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    Jul 2008
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    Check the Book of bones

    I came across the following advice from mentler in his "The book of bones" thread:

    Quote Originally Posted by mentler View Post
    Short Muscles of The Hand (from memory)
    I am posting my mistakes along with everything else to let you see the process (that is how u learn)
    I study something ::: then try it from memory ::: then study it some more!
    It is not an easy process ::: but it is the best process I have found ::: I started out like everyone else coping the plates out of anatomy books, but it wasn't till I started learning to do it from memory that I felt I was really learning to draw!...
    Quote Originally Posted by mentler View Post
    The the rest of you who are studying the human form and trying to figure out how it works. This is an exercise I started doing two or three months ago that has helped me understand my weaknesses and helped me focus on the areas I need to work on.

    What I do is draw the figure from 3 points of view: front, back and side.
    This is an old academic exercise called "3 graces" or "tre garzie" in Italian.
    I do this without a model or any reference of any kind ~ I try to do this every day even if they are pretty simple poses some days.

    You should draw from memory every chance you get ::: it will seem hard at first but it gets easier the more you do it ::: if you are working from life you can do this same thing by moving around the room to three different positions during longer poses. Another way to approach this exercise is to find a good piece of reference, ideally an old master drawing of the figure, draw it then draw the other two views as you imagine them. In other words, if you have a front view of the figure, draw it, then use your imagination to draw a side view and a back view. I won't be easy but you will learn a great deal. If you do these "three graces" exercises a few dozen times you will see amazing progress ~ it has worked for me ~ give it a try!
    Check out his thread (if you already haven't). It's awesome.

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  10. #6
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    Aug 2003
    Virginia, USA
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    I was just reading some Loomis last night (Creative Illustration), and his recommendation is to not use any reference for the thumbnails or roughs, but once you get to that point: get some friggin' reference. His argument is that you're not going to be able to consistently beat out the other guy who always uses reference, if you hold to using none at all.

    It was advice I myself needed to hear.

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  12. #7
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    Sep 2007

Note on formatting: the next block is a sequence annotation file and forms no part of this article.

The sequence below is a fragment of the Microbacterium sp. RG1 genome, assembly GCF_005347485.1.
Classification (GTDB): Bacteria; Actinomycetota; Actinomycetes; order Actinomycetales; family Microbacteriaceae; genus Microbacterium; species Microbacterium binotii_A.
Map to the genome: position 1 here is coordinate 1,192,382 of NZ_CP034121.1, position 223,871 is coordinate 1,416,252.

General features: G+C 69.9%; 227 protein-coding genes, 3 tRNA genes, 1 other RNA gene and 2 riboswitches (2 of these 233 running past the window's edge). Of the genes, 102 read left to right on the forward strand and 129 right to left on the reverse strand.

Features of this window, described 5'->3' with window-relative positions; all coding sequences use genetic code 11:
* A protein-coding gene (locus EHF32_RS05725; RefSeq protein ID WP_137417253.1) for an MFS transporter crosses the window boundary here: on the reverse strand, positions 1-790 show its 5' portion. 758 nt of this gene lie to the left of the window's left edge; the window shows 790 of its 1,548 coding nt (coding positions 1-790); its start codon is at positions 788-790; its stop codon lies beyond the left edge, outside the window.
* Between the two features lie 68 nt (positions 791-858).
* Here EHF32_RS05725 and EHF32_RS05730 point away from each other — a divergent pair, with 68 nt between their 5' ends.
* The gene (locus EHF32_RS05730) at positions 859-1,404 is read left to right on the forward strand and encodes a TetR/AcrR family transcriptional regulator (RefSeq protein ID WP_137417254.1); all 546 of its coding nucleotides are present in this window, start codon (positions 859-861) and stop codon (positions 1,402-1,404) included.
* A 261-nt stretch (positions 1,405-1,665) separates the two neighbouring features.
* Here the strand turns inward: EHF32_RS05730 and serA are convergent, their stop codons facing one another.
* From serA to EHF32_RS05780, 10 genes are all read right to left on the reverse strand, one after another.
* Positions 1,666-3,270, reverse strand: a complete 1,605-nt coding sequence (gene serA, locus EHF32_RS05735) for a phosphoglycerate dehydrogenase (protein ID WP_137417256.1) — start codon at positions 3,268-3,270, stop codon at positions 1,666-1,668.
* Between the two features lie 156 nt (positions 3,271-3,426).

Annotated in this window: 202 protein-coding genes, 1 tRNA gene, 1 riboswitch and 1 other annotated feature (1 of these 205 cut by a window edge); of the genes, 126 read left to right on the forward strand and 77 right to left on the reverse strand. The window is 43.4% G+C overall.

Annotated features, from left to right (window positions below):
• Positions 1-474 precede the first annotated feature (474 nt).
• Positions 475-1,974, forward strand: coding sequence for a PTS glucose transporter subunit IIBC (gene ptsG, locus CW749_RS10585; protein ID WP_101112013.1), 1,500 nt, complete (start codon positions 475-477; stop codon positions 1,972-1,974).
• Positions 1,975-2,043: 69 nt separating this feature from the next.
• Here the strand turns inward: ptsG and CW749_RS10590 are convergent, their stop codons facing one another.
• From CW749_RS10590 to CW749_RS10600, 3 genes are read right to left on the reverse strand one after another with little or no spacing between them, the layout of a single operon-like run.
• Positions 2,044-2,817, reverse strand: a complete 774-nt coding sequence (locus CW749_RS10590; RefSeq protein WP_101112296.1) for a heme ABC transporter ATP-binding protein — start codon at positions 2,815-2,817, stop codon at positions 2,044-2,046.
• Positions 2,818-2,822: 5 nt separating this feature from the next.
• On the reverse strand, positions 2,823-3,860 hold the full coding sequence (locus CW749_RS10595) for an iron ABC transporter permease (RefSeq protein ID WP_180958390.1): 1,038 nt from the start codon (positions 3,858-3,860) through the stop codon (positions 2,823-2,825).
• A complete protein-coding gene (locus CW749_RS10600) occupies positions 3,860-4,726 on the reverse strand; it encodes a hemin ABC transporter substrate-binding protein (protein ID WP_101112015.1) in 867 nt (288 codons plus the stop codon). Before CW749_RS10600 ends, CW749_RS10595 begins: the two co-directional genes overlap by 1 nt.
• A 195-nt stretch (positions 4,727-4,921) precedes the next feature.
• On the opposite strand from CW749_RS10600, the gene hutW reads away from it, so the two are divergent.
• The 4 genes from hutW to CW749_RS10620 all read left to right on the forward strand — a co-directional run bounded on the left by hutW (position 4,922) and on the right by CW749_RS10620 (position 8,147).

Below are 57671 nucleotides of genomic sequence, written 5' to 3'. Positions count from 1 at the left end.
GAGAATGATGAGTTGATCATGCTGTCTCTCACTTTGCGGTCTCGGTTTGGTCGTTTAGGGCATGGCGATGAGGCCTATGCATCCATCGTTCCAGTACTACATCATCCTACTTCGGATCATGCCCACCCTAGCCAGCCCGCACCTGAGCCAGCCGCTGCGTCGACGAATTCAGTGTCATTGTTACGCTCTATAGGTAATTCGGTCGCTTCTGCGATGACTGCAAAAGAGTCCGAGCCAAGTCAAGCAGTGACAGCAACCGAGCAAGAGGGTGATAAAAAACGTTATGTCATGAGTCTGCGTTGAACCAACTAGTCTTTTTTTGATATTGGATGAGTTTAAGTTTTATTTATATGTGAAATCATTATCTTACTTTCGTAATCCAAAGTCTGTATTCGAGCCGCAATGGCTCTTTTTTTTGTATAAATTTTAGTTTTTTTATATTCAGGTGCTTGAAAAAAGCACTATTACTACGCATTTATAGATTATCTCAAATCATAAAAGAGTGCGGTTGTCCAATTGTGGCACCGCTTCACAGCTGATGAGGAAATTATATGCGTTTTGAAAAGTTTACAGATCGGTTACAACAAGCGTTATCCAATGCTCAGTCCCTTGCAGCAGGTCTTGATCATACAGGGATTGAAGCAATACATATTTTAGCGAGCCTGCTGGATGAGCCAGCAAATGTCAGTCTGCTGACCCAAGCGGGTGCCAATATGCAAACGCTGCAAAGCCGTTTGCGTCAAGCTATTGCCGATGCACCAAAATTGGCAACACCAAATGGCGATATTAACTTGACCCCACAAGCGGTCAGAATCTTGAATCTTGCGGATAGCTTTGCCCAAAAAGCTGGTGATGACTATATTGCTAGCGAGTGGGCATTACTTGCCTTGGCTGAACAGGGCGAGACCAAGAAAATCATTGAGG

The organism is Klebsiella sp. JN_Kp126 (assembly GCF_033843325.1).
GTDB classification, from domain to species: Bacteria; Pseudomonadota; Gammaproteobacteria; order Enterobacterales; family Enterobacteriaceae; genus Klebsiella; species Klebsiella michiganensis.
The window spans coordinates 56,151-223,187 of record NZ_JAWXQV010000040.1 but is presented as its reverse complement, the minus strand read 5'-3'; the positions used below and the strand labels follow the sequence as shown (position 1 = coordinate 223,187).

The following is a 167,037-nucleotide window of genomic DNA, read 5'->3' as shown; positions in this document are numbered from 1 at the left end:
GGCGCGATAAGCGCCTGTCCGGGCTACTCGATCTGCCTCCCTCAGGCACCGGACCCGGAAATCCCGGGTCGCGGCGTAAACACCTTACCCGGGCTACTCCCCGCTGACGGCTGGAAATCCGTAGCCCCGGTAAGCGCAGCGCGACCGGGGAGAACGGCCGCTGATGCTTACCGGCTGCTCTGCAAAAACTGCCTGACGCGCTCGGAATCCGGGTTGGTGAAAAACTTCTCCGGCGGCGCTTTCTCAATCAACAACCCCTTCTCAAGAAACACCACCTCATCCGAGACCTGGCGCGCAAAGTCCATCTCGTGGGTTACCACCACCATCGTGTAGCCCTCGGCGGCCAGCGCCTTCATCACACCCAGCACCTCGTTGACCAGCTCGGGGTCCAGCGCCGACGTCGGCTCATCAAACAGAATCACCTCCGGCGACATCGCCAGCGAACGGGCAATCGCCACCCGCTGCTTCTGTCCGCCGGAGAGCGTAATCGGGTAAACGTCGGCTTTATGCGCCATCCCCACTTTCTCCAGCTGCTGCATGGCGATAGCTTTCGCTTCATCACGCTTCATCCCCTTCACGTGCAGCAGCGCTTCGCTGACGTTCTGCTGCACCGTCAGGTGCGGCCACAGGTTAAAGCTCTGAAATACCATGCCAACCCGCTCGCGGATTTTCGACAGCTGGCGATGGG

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    when you do the concept for your painting you can simply use stick figures or similiar just to get down the composition and roughly the shading. The mistake I used to make is that i wanted it to look really kick as from the start and I did not allow myself to doodle with simple figures. when you look at Frank frazetta sketches for example they look simple but they capture the essence of what he wants to do. Once you have the picture down with stick figures you can get somebody to pose for you and buid up the level of detail in the picture.

    off topic: I have started to draw more from life latelly and it is much easier to get the actual 3d form of an object when you can walk around it. this maybe sounds obvious but I go to sculpture museums and life drawing classes at the moment and it is a lot more fun than drawing from photos. even if you have taken photos of the pose you want i would recomend to get somebody to pose at least for a short while.

  13. #8
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    Jun 2003
    Olympia, WA USA
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    Quote Originally Posted by Ilaekae View Post
    ...and I can't draw a damn thing without a moldy cup of coffee and a cig hangin' out of my mouth. Big deal.
    please don't stop posting...PLEASE
    ---- -
    sehertu mannu narāṭu ina pānāt šagapīru ningishzidda

  14. #9
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    Feb 2007
    Nova Scotia, Canada
    Thanked 708 Times in 426 Posts
    Sleep...Eden, if you only recently started drawing from imagination, well, that's fine!! It's not easy knowing right away where and how elements measure and fit together on a subject without some refs to be sure! Sometimes, as you'll see, different refs have nuances that might even throw you off (like head shapes, muscles, etc.). It would be pretty difficult to keep all that info in your imagination until you get enough time with the subject(s)!

    So, what everyone's saying about references: YES! Keep as much as you can!! I got refs all over the place, but especially on my computer. I even included fictional cartoon characters, because I sure do forget how to draw them from imagination, too! hee hee. And also as said, you add your twist and make the piece your own, no matter how many references you use!